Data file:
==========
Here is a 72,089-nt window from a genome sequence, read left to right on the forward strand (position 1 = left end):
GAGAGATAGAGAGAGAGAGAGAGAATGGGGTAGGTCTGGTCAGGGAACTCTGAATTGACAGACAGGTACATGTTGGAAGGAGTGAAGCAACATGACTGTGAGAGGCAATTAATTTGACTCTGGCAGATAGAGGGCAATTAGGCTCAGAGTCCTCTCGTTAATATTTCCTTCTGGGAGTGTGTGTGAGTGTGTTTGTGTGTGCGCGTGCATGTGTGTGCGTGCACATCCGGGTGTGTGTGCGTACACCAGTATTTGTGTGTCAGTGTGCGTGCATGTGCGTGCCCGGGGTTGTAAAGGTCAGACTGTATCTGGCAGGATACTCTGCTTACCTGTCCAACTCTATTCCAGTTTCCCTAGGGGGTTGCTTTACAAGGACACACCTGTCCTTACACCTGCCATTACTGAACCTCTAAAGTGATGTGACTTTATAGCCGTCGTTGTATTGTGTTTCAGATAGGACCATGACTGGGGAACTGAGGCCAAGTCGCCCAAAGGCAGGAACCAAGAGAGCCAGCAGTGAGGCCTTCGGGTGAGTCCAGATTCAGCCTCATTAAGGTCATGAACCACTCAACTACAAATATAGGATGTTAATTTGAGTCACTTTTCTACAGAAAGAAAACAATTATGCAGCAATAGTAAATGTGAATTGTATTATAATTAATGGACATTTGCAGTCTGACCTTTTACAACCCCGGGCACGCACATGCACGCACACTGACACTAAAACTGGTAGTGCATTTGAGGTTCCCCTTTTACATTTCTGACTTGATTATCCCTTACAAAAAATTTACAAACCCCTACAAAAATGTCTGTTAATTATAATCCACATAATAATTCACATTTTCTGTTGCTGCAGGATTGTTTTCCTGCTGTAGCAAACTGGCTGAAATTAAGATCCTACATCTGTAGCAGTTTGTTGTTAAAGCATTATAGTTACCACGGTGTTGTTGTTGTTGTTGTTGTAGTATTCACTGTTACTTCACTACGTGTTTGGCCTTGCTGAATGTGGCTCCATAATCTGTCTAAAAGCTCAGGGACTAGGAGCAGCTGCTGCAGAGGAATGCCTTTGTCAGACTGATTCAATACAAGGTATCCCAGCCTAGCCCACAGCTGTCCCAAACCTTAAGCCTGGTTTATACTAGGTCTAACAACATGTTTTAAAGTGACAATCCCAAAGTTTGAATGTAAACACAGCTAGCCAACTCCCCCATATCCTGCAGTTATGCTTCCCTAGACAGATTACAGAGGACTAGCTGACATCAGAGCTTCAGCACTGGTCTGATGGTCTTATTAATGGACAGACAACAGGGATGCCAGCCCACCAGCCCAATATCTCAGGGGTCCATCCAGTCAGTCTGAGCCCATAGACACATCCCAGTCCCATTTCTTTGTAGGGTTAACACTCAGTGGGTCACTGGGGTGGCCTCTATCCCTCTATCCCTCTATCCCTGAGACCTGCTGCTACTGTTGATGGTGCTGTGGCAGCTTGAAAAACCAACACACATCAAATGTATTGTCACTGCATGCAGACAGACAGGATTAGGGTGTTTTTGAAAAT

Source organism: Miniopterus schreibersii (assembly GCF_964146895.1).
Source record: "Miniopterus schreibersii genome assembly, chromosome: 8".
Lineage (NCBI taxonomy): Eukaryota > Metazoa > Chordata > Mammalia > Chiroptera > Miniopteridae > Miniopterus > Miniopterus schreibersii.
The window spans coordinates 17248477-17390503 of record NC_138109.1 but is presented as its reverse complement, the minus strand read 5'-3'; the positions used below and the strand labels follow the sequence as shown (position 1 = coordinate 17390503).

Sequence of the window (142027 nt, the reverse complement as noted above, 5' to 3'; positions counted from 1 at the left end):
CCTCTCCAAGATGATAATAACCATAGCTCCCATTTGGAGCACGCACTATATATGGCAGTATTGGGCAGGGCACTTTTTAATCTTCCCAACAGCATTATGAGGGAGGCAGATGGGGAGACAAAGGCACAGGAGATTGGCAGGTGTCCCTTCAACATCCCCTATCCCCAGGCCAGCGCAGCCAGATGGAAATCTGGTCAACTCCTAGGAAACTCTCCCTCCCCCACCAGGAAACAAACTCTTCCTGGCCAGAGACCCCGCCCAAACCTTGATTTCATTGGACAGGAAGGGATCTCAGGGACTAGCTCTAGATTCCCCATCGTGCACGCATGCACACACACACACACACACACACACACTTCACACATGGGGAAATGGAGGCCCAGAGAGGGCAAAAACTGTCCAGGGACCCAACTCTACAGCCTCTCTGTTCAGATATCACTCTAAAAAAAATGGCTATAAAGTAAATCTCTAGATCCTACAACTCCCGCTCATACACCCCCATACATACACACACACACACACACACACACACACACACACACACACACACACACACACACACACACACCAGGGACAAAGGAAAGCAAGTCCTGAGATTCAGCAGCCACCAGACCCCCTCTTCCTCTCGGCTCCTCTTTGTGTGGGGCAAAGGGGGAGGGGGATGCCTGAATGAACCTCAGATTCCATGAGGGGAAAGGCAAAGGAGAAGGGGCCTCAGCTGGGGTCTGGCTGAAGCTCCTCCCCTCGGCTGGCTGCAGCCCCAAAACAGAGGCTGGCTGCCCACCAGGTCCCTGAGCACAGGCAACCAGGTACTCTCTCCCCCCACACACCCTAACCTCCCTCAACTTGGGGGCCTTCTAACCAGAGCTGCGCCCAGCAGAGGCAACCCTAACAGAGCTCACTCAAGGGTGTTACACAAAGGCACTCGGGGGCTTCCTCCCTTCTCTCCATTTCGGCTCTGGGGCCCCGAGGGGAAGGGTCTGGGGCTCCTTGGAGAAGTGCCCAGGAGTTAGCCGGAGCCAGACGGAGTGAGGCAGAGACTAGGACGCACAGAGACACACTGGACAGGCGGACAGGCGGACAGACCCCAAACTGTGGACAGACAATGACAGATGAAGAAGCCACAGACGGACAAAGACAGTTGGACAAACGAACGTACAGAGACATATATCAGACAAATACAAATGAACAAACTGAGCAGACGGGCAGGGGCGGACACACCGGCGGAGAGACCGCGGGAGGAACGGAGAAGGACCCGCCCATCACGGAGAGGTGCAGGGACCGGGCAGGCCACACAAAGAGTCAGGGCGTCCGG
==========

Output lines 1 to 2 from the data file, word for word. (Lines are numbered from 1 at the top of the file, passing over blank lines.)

Here is a 72,089-nt window from a genome sequence, read left to right on the forward strand (position 1 = left end):
GAGAGATAGAGAGAGAGAGAGAGAATGGGGTAGGTCTGGTCAGGGAACTCTGAATTGACAGACAGGTACATGTTGGAAGGAGTGAAGCAACATGACTGTGAGAGGCAATTAATTTGACTCTGGCAGATAGAGGGCAATTAGGCTCAGAGTCCTCTCGTTAATATTTCCTTCTGGGAGTGTGTGTGAGTGTGTTTGTGTGTGCGCGTGCATGTGTGTGCGTGCACATCCGGGTGTGTGTGCGTACACCAGTATTTGTGTGTCAGTGTGCGTGCATGTGCGTGCCCGGGGTTGTAAAGGTCAGACTGTATCTGGCAGGATACTCTGCTTACCTGTCCAACTCTATTCCAGTTTCCCTAGGGGGTTGCTTTACAAGGACACACCTGTCCTTACACCTGCCATTACTGAACCTCTAAAGTGATGTGACTTTATAGCCGTCGTTGTATTGTGTTTCAGATAGGACCATGACTGGGGAACTGAGGCCAAGTCGCCCAAAGGCAGGAACCAAGAGAGCCAGCAGTGAGGCCTTCGGGTGAGTCCAGATTCAGCCTCATTAAGGTCATGAACCACTCAACTACAAATATAGGATGTTAATTTGAGTCACTTTTCTACAGAAAGAAAACAATTATGCAGCAATAGTAAATGTGAATTGTATTATAATTAATGGACATTTGCAGTCTGACCTTTTACAACCCCGGGCACGCACATGCACGCACACTGACACTAAAACTGGTAGTGCATTTGAGGTTCCCCTTTTACATTTCTGACTTGATTATCCCTTACAAAAAATTTACAAACCCCTACAAAAATGTCTGTTAATTATAATCCACATAATAATTCACATTTTCTGTTGCTGCAGGATTGTTTTCCTGCTGTAGCAAACTGGCTGAAATTAAGATCCTACATCTGTAGCAGTTTGTTGTTAAAGCATTATAGTTACCACGGTGTTGTTGTTGTTGTTGTTGTAGTATTCACTGTTACTTCACTACGTGTTTGGCCTTGCTGAATGTGGCTCCATAATCTGTCTAAAAGCTCAGGGACTAGGAGCAGCTGCTGCAGAGGAATGCCTTTGTCAGACTGATTCAATACAAGGTATCCCAGCCTAGCCCACAGCTGTCCCAAACCTTAAGCCTGGTTTATACTAGGTCTAACAACATGTTTTAAAGTGACAATCCCAAAGTTTGAATGTAAACACAGCTAGCCAACTCCCCCATATCCTGCAGTTATGCTTCCCTAGACAGATTACAGAGGACTAGCTGACATCAGAGCTTCAGCACTGGTCTGATGGTCTTATTAATGGACAGACAACAGGGATGCCAGCCCACCAGCCCAATATCTCAGGGGTCCATCCAGTCAGTCTGAGCCCATAGACACATCCCAGTCCCATTTCTTTGTAGGGTTAACACTCAGTGGGTCACTGGGGTGGCCTCTATCCCTCTATCCCTCTATCCCTGAGACCTGCTGCTACTGTTGATGGTGCTGTGGCAGCTTGAAAAACCAACACACATCAAATGTATTGTCACTGCATGCAGACAGACAGGATTAGGGTGTTTTTGAAAAT